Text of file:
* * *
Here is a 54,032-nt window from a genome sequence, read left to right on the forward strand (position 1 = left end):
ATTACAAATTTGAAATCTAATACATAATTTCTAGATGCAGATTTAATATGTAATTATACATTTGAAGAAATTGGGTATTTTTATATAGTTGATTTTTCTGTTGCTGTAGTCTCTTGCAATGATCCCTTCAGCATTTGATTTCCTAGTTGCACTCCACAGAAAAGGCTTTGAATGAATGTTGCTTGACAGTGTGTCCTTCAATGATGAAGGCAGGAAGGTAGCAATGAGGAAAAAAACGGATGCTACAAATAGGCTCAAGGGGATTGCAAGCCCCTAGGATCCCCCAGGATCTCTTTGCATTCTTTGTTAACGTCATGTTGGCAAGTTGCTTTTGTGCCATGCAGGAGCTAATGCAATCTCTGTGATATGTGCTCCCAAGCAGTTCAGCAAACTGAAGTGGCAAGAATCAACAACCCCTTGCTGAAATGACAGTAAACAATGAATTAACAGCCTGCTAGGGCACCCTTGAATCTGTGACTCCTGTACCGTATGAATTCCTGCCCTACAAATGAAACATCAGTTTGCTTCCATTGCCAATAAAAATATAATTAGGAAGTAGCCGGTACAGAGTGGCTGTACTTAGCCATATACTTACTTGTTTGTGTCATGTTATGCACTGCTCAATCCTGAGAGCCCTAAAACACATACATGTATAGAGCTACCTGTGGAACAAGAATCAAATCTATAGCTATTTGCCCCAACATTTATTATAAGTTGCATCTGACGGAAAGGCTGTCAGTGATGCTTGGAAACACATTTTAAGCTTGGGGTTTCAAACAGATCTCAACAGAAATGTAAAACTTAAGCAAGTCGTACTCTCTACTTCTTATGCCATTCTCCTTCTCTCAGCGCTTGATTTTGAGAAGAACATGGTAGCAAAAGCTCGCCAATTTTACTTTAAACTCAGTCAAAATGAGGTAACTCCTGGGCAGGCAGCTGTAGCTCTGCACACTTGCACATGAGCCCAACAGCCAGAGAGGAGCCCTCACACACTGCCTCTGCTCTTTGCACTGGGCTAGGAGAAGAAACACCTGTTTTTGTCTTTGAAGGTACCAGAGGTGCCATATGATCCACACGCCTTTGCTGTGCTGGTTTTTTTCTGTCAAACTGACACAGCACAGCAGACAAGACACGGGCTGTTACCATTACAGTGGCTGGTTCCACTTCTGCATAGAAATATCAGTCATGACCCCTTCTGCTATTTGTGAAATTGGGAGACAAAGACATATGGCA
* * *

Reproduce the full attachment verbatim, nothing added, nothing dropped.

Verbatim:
Here is a 54,032-nt window from a genome sequence, read left to right on the forward strand (position 1 = left end):
ATTACAAATTTGAAATCTAATACATAATTTCTAGATGCAGATTTAATATGTAATTATACATTTGAAGAAATTGGGTATTTTTATATAGTTGATTTTTCTGTTGCTGTAGTCTCTTGCAATGATCCCTTCAGCATTTGATTTCCTAGTTGCACTCCACAGAAAAGGCTTTGAATGAATGTTGCTTGACAGTGTGTCCTTCAATGATGAAGGCAGGAAGGTAGCAATGAGGAAAAAAACGGATGCTACAAATAGGCTCAAGGGGATTGCAAGCCCCTAGGATCCCCCAGGATCTCTTTGCATTCTTTGTTAACGTCATGTTGGCAAGTTGCTTTTGTGCCATGCAGGAGCTAATGCAATCTCTGTGATATGTGCTCCCAAGCAGTTCAGCAAACTGAAGTGGCAAGAATCAACAACCCCTTGCTGAAATGACAGTAAACAATGAATTAACAGCCTGCTAGGGCACCCTTGAATCTGTGACTCCTGTACCGTATGAATTCCTGCCCTACAAATGAAACATCAGTTTGCTTCCATTGCCAATAAAAATATAATTAGGAAGTAGCCGGTACAGAGTGGCTGTACTTAGCCATATACTTACTTGTTTGTGTCATGTTATGCACTGCTCAATCCTGAGAGCCCTAAAACACATACATGTATAGAGCTACCTGTGGAACAAGAATCAAATCTATAGCTATTTGCCCCAACATTTATTATAAGTTGCATCTGACGGAAAGGCTGTCAGTGATGCTTGGAAACACATTTTAAGCTTGGGGTTTCAAACAGATCTCAACAGAAATGTAAAACTTAAGCAAGTCGTACTCTCTACTTCTTATGCCATTCTCCTTCTCTCAGCGCTTGATTTTGAGAAGAACATGGTAGCAAAAGCTCGCCAATTTTACTTTAAACTCAGTCAAAATGAGGTAACTCCTGGGCAGGCAGCTGTAGCTCTGCACACTTGCACATGAGCCCAACAGCCAGAGAGGAGCCCTCACACACTGCCTCTGCTCTTTGCACTGGGCTAGGAGAAGAAACACCTGTTTTTGTCTTTGAAGGTACCAGAGGTGCCATATGATCCACACGCCTTTGCTGTGCTGGTTTTTTTCTGTCAAACTGACACAGCACAGCAGACAAGACACGGGCTGTTACCATTACAGTGGCTGGTTCCACTTCTGCATAGAAATATCAGTCATGACCCCTTCTGCTATTTGTGAAATTGGGAGACAAAGACATATGGCA